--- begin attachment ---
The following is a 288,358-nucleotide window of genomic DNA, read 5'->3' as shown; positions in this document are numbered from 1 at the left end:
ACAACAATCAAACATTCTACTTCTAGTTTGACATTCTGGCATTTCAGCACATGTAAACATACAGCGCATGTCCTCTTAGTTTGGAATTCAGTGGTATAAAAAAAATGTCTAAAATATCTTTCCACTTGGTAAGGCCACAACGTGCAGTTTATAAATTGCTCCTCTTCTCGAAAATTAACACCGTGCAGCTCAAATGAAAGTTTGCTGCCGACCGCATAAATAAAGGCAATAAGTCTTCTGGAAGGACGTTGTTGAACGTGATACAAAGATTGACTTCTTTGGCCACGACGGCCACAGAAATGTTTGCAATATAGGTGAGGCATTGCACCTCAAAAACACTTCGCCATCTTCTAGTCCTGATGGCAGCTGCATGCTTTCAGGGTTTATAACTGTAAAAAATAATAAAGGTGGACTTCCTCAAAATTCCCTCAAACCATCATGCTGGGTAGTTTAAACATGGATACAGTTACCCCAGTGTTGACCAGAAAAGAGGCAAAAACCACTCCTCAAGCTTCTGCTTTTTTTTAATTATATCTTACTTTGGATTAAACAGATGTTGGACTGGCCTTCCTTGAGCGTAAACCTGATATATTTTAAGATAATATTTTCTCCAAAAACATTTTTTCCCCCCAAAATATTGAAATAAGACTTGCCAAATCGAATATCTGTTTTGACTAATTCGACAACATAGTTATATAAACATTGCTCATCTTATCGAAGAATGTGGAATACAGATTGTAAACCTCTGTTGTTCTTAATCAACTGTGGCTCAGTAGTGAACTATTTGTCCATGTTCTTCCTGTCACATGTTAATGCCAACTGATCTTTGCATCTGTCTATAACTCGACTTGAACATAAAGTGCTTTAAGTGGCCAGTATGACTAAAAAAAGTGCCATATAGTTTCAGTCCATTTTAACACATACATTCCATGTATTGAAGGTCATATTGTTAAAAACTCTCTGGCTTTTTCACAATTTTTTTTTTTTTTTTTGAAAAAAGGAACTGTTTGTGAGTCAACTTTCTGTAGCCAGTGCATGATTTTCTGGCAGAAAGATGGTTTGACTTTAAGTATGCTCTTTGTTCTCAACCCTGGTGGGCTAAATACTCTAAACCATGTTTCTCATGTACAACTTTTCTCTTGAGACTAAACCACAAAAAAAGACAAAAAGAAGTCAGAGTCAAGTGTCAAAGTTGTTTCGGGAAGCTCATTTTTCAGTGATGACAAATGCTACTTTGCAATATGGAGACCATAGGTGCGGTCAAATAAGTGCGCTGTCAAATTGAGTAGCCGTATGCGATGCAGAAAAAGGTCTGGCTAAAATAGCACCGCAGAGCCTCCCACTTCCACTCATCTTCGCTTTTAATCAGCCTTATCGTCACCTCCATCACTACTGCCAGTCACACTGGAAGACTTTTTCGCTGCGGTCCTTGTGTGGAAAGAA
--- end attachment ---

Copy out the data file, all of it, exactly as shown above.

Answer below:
The following is a 288,358-nucleotide window of genomic DNA, read 5'->3' as shown; positions in this document are numbered from 1 at the left end:
ACAACAATCAAACATTCTACTTCTAGTTTGACATTCTGGCATTTCAGCACATGTAAACATACAGCGCATGTCCTCTTAGTTTGGAATTCAGTGGTATAAAAAAAATGTCTAAAATATCTTTCCACTTGGTAAGGCCACAACGTGCAGTTTATAAATTGCTCCTCTTCTCGAAAATTAACACCGTGCAGCTCAAATGAAAGTTTGCTGCCGACCGCATAAATAAAGGCAATAAGTCTTCTGGAAGGACGTTGTTGAACGTGATACAAAGATTGACTTCTTTGGCCACGACGGCCACAGAAATGTTTGCAATATAGGTGAGGCATTGCACCTCAAAAACACTTCGCCATCTTCTAGTCCTGATGGCAGCTGCATGCTTTCAGGGTTTATAACTGTAAAAAATAATAAAGGTGGACTTCCTCAAAATTCCCTCAAACCATCATGCTGGGTAGTTTAAACATGGATACAGTTACCCCAGTGTTGACCAGAAAAGAGGCAAAAACCACTCCTCAAGCTTCTGCTTTTTTTTAATTATATCTTACTTTGGATTAAACAGATGTTGGACTGGCCTTCCTTGAGCGTAAACCTGATATATTTTAAGATAATATTTTCTCCAAAAACATTTTTTCCCCCCAAAATATTGAAATAAGACTTGCCAAATCGAATATCTGTTTTGACTAATTCGACAACATAGTTATATAAACATTGCTCATCTTATCGAAGAATGTGGAATACAGATTGTAAACCTCTGTTGTTCTTAATCAACTGTGGCTCAGTAGTGAACTATTTGTCCATGTTCTTCCTGTCACATGTTAATGCCAACTGATCTTTGCATCTGTCTATAACTCGACTTGAACATAAAGTGCTTTAAGTGGCCAGTATGACTAAAAAAAGTGCCATATAGTTTCAGTCCATTTTAACACATACATTCCATGTATTGAAGGTCATATTGTTAAAAACTCTCTGGCTTTTTCACAATTTTTTTTTTTTTTTTTGAAAAAAGGAACTGTTTGTGAGTCAACTTTCTGTAGCCAGTGCATGATTTTCTGGCAGAAAGATGGTTTGACTTTAAGTATGCTCTTTGTTCTCAACCCTGGTGGGCTAAATACTCTAAACCATGTTTCTCATGTACAACTTTTCTCTTGAGACTAAACCACAAAAAAAGACAAAAAGAAGTCAGAGTCAAGTGTCAAAGTTGTTTCGGGAAGCTCATTTTTCAGTGATGACAAATGCTACTTTGCAATATGGAGACCATAGGTGCGGTCAAATAAGTGCGCTGTCAAATTGAGTAGCCGTATGCGATGCAGAAAAAGGTCTGGCTAAAATAGCACCGCAGAGCCTCCCACTTCCACTCATCTTCGCTTTTAATCAGCCTTATCGTCACCTCCATCACTACTGCCAGTCACACTGGAAGACTTTTTCGCTGCGGTCCTTGTGTGGAAAGAA